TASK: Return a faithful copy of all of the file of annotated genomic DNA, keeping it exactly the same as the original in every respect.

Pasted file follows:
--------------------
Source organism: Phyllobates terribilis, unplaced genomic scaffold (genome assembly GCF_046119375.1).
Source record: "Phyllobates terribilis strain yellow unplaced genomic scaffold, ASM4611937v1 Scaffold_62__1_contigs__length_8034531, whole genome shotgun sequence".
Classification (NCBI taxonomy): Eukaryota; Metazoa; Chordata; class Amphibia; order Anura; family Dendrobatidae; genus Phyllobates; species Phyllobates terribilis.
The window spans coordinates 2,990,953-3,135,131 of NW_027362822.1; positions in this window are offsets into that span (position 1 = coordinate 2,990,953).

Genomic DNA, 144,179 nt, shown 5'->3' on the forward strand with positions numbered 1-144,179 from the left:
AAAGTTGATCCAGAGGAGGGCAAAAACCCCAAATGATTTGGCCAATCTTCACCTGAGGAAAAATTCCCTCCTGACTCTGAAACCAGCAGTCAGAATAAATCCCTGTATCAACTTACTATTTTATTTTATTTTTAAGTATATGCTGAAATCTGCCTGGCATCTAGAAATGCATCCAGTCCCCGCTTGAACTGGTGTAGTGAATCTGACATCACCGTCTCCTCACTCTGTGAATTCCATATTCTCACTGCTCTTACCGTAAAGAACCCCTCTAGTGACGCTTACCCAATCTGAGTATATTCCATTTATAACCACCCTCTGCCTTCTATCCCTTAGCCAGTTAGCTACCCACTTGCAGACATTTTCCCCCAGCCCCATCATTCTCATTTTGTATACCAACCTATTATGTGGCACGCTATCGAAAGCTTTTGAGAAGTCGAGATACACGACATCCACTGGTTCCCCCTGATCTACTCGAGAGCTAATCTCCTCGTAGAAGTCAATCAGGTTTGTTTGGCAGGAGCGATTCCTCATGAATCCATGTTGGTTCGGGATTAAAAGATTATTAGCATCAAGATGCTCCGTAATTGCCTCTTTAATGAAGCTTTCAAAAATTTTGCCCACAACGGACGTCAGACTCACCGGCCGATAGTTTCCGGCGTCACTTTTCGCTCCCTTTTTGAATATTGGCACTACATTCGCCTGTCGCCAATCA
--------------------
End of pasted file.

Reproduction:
Source organism: Phyllobates terribilis, unplaced genomic scaffold (genome assembly GCF_046119375.1).
Source record: "Phyllobates terribilis strain yellow unplaced genomic scaffold, ASM4611937v1 Scaffold_62__1_contigs__length_8034531, whole genome shotgun sequence".
Classification (NCBI taxonomy): Eukaryota; Metazoa; Chordata; class Amphibia; order Anura; family Dendrobatidae; genus Phyllobates; species Phyllobates terribilis.
The window spans coordinates 2,990,953-3,135,131 of NW_027362822.1; positions in this window are offsets into that span (position 1 = coordinate 2,990,953).

Genomic DNA, 144,179 nt, shown 5'->3' on the forward strand with positions numbered 1-144,179 from the left:
AAAGTTGATCCAGAGGAGGGCAAAAACCCCAAATGATTTGGCCAATCTTCACCTGAGGAAAAATTCCCTCCTGACTCTGAAACCAGCAGTCAGAATAAATCCCTGTATCAACTTACTATTTTATTTTATTTTTAAGTATATGCTGAAATCTGCCTGGCATCTAGAAATGCATCCAGTCCCCGCTTGAACTGGTGTAGTGAATCTGACATCACCGTCTCCTCACTCTGTGAATTCCATATTCTCACTGCTCTTACCGTAAAGAACCCCTCTAGTGACGCTTACCCAATCTGAGTATATTCCATTTATAACCACCCTCTGCCTTCTATCCCTTAGCCAGTTAGCTACCCACTTGCAGACATTTTCCCCCAGCCCCATCATTCTCATTTTGTATACCAACCTATTATGTGGCACGCTATCGAAAGCTTTTGAGAAGTCGAGATACACGACATCCACTGGTTCCCCCTGATCTACTCGAGAGCTAATCTCCTCGTAGAAGTCAATCAGGTTTGTTTGGCAGGAGCGATTCCTCATGAATCCATGTTGGTTCGGGATTAAAAGATTATTAGCATCAAGATGCTCCGTAATTGCCTCTTTAATGAAGCTTTCAAAAATTTTGCCCACAACGGACGTCAGACTCACCGGCCGATAGTTTCCGGCGTCACTTTTCGCTCCCTTTTTGAATATTGGCACTACATTCGCCTGTCGCCAATCA